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Hinchley-Skadahl heads home to begin dairy farming career

Progressive Dairy Editor Peggy Coffeen Published on 11 September 2020
Anna Hinchley-Skadahl

From little on, Anna Hinchley-Skadahl has loved dairy farming as a way of life. So much, in fact, that at just age 22, she is already investing in her future at Hinchley’s Dairy Farm in Cambridge, Wisconsin.

The recent University of Wisconsin – Madison college graduate started her full-time farming career earlier this year, joining her parents, Duane and Tina Hinchley. However, she didn’t come home to the 73-cow tiestall barn she milked in as a child. Hinchley-Skadahl spends her days managing the herd with the help of technology. Four robots handle the milking, while automated feed pushers and scrapers take care of the tedious tasks.

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“I’ve got a lot more time to focus on the cows,” Hinchley-Skadahl says. The family started up robots in a new barn in late 2018, at which time they expanded to 240 cows.

Only 20 years old at the time, Hinchley had a heavy hand in the building decisions. After visiting and studying many robot barn designs, she settled on a hybrid design that combines tunnel and cross ventilation. Cyclone fans throughout the barn are equipped with mister fogging systems to keep cows cool during warmer weather.

Hinchley-Skadahl wanted to set up the barn for one person to easily handle the daily work. She opted for slatted floors in the barn, which are cleaned by a manure-pushing robot. The manure falls through the rubber-topped slats into a collection pit directly below the barn. This manure-handling method was not conducive for sand, so Hinchley-Skadahl chose waterbeds for the stalls to provide comfort and cushion.

“I like that the bed moves with cows and allows milk and urine to trickle away from the udder,” Hinchley-Skadahl said. She tops the beds with an inch of finely chopped recycled pallets every other day.

There are two pens, with one pen for first-lactation animals and the second pen for older cows. There are two robots located side by side in each pen.

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“I know it is speculated there are benefits in having the cows milked perpendicular to the pen so that other cows may see the robot being used, and other cows may be more comfortable coming up to the robot,” Hinchley-Skadahl explains. “While I wanted to have as many comfort features for the cow as possible, pen layout and cost of adding more space to allow for that perpendicular view was just not very economical for us.”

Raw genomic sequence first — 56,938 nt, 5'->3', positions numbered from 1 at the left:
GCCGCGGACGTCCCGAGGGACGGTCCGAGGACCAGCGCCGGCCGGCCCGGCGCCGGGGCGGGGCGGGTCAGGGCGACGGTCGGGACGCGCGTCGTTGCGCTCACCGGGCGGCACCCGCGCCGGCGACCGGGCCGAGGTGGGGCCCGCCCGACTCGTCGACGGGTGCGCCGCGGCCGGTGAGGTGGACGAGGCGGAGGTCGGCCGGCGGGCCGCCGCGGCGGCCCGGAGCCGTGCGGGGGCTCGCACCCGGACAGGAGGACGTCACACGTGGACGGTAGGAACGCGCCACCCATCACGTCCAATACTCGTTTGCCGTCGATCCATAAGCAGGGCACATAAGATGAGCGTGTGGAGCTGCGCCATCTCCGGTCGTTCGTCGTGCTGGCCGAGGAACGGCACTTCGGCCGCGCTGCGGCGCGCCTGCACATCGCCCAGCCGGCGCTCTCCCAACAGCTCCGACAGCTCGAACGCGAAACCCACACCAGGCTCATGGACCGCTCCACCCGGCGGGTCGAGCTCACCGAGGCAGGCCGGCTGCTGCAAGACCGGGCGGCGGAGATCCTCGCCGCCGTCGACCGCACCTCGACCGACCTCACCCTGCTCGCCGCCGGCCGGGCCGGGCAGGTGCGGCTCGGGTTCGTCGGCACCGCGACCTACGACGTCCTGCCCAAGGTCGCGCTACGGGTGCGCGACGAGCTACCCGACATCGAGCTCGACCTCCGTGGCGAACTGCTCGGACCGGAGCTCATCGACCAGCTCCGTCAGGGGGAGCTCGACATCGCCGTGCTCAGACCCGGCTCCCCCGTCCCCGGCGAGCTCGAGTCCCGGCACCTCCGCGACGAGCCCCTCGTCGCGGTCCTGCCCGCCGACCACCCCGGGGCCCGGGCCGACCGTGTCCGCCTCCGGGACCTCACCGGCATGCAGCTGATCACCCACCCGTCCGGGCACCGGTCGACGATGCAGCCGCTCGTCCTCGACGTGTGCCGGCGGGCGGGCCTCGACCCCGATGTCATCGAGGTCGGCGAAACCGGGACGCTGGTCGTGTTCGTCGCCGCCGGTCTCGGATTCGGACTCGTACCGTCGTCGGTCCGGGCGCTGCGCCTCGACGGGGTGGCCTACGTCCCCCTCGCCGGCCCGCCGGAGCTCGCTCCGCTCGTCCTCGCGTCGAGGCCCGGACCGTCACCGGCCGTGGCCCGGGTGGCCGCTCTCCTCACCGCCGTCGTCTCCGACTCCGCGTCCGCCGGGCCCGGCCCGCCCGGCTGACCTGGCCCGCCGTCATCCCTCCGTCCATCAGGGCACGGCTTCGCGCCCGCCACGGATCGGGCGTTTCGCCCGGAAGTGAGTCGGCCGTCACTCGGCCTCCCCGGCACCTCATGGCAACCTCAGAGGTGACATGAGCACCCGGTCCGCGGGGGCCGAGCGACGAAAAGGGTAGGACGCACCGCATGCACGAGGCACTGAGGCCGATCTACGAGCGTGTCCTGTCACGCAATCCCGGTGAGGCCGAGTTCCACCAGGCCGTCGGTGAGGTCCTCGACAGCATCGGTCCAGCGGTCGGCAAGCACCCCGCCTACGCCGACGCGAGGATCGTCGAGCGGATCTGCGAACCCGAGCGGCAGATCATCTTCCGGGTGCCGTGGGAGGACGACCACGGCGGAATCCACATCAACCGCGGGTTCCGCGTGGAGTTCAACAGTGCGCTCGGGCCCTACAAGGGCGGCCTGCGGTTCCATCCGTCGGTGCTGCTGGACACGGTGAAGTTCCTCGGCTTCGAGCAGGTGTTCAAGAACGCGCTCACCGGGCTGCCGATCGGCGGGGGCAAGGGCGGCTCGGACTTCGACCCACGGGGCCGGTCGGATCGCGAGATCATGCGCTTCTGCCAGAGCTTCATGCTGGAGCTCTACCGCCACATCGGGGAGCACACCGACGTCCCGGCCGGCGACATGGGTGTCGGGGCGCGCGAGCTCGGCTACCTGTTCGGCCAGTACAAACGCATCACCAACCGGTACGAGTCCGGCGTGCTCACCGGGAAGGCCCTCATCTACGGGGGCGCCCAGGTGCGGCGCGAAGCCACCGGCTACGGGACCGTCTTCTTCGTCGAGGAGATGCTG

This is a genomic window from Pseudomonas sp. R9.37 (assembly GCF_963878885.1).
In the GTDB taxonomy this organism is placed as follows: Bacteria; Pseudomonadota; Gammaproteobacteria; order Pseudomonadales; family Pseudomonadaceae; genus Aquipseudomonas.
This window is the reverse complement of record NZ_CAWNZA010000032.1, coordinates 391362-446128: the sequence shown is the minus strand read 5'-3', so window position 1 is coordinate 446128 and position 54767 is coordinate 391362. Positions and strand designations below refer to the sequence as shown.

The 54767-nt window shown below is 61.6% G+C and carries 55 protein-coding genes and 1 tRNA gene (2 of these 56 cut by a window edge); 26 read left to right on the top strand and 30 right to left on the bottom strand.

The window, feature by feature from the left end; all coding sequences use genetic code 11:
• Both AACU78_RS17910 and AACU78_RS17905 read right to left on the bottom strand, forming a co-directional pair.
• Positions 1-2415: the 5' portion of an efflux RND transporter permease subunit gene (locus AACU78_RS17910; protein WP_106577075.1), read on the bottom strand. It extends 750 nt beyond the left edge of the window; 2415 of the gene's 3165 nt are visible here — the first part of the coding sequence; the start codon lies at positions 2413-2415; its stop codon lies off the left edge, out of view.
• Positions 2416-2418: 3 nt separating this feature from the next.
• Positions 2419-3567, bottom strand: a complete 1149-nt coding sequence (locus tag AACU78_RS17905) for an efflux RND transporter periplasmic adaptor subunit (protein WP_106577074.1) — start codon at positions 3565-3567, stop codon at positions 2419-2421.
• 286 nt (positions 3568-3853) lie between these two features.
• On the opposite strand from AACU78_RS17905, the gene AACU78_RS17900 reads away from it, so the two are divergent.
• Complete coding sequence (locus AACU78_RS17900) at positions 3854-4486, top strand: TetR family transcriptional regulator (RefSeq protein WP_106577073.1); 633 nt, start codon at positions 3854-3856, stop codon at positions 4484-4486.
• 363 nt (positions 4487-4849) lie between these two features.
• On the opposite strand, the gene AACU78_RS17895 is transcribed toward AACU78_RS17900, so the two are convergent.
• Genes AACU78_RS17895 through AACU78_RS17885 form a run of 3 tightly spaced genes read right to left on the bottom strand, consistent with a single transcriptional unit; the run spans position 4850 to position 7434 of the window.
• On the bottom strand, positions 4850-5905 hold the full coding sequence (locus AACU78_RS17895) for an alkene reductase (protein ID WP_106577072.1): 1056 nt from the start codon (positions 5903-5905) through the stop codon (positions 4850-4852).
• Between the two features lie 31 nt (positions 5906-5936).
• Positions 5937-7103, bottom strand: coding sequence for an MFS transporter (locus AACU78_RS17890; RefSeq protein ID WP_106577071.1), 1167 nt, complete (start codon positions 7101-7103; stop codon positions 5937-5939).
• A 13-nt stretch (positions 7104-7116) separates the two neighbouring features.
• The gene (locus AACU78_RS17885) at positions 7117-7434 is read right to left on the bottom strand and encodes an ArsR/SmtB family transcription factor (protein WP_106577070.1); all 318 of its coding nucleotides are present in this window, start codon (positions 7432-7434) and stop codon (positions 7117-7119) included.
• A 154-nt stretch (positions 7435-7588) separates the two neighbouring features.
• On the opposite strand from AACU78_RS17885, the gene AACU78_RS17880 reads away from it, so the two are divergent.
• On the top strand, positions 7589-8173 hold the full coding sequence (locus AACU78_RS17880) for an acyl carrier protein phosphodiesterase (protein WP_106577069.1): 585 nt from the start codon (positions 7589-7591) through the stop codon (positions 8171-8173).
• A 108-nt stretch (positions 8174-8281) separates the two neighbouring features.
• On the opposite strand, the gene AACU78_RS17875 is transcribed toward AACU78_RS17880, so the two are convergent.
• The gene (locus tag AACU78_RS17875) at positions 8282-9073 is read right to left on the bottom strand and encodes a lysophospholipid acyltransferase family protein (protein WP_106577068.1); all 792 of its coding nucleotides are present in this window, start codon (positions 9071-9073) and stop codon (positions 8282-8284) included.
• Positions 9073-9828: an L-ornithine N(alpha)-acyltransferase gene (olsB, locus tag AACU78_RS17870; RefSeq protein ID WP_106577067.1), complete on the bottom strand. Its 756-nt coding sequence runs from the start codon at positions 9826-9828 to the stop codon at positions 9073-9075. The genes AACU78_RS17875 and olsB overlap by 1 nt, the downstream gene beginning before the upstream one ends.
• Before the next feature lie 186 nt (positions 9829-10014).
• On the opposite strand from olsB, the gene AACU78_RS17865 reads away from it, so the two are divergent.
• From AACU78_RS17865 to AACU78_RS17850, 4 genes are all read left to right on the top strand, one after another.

Each pen also has its own area to sort out cows that need special attention or treatment. These separation pens have proven handy for synching cows and bringing in fresh animals. She included five stalls in each separation pen but says more would have been a good choice.

“You should almost build around your sort pen,” Hinchley-Skadahl says, advising others to plan additional room in this area of the barn.

Footbath placement was another area where Hinchley-Skadahl did her homework. While she saw many barns that placed baths at the exit of the robot box, she wanted to avoid any association the cows may develop to the sting of the footbath and entering the box to be milked. “I took the less lazy route and set it up at the far end of the pen. I have to push cows through the footbath 3x/ week.”

“It makes us pay more attention to foot health,” she adds.

Young, energetic and hard-working, Hinchley-Skadahl easily could have found employment in the dairy industry, working a job with shorter hours and benefits. But she knows she has everything she could ever want right where she is.

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“I love working with my family,” she adds. “Corporate perks have nothing on working with family.”

She is dedicated to making incremental investments in the farm. The first of which is a used automated calf feeder. “That’s my first contribution to this farm,” she notes.

What will the future hold for Hinchley’s Dairy Farm? Hinchley says that due to the volatility of the milk markets, she plans to stay right at their current herd size. “I’m quite content with milking 240 cows for the rest of my life,” she says.

Also, part of that plan is continuing the family’s successful agritourism business. On an average year, more than 5,000 visitors tour the farm. Tina Hinchley leads those efforts and has been for more than 20 years.

Despite the challenges she knows she will face as a farmer, Hinchley-Skadahl is in the dairy business for the long haul, and she sees a bright future ahead. end mark

PHOTO: The 22-year-old has started her career as a dairy farmer with the help of technology. Photo provided by Amber Jane Photography.

Peggy Coffeen
  • Peggy Coffeen

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